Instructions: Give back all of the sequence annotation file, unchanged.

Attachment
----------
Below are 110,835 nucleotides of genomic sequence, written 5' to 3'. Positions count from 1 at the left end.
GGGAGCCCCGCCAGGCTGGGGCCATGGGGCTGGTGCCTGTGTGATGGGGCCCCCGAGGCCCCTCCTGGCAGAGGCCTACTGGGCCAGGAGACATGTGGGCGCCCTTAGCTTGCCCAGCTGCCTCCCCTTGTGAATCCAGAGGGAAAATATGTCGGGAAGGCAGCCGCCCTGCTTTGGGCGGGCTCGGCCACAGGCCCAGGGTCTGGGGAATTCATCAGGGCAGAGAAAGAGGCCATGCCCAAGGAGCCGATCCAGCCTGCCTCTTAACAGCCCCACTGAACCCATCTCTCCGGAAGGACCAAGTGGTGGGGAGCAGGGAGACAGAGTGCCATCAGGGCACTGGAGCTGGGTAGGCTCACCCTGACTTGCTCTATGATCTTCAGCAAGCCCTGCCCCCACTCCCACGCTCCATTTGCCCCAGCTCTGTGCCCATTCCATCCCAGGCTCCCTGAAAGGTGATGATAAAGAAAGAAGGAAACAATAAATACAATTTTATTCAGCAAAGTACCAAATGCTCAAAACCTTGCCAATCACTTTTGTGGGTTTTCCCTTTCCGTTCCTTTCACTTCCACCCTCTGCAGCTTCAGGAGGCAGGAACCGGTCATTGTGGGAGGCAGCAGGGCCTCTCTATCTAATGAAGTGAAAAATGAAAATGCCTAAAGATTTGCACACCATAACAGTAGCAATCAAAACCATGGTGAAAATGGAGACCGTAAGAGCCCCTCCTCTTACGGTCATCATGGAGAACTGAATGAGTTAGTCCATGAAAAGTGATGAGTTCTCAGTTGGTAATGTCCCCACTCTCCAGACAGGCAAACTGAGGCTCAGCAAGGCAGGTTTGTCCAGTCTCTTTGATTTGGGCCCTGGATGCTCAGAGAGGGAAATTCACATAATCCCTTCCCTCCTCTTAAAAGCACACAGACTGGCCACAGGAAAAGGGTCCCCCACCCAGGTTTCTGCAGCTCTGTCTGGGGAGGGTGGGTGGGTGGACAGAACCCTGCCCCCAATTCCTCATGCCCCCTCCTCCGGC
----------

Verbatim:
Below are 110,835 nucleotides of genomic sequence, written 5' to 3'. Positions count from 1 at the left end.
GGGAGCCCCGCCAGGCTGGGGCCATGGGGCTGGTGCCTGTGTGATGGGGCCCCCGAGGCCCCTCCTGGCAGAGGCCTACTGGGCCAGGAGACATGTGGGCGCCCTTAGCTTGCCCAGCTGCCTCCCCTTGTGAATCCAGAGGGAAAATATGTCGGGAAGGCAGCCGCCCTGCTTTGGGCGGGCTCGGCCACAGGCCCAGGGTCTGGGGAATTCATCAGGGCAGAGAAAGAGGCCATGCCCAAGGAGCCGATCCAGCCTGCCTCTTAACAGCCCCACTGAACCCATCTCTCCGGAAGGACCAAGTGGTGGGGAGCAGGGAGACAGAGTGCCATCAGGGCACTGGAGCTGGGTAGGCTCACCCTGACTTGCTCTATGATCTTCAGCAAGCCCTGCCCCCACTCCCACGCTCCATTTGCCCCAGCTCTGTGCCCATTCCATCCCAGGCTCCCTGAAAGGTGATGATAAAGAAAGAAGGAAACAATAAATACAATTTTATTCAGCAAAGTACCAAATGCTCAAAACCTTGCCAATCACTTTTGTGGGTTTTCCCTTTCCGTTCCTTTCACTTCCACCCTCTGCAGCTTCAGGAGGCAGGAACCGGTCATTGTGGGAGGCAGCAGGGCCTCTCTATCTAATGAAGTGAAAAATGAAAATGCCTAAAGATTTGCACACCATAACAGTAGCAATCAAAACCATGGTGAAAATGGAGACCGTAAGAGCCCCTCCTCTTACGGTCATCATGGAGAACTGAATGAGTTAGTCCATGAAAAGTGATGAGTTCTCAGTTGGTAATGTCCCCACTCTCCAGACAGGCAAACTGAGGCTCAGCAAGGCAGGTTTGTCCAGTCTCTTTGATTTGGGCCCTGGATGCTCAGAGAGGGAAATTCACATAATCCCTTCCCTCCTCTTAAAAGCACACAGACTGGCCACAGGAAAAGGGTCCCCCACCCAGGTTTCTGCAGCTCTGTCTGGGGAGGGTGGGTGGGTGGACAGAACCCTGCCCCCAATTCCTCATGCCCCCTCCTCCGGC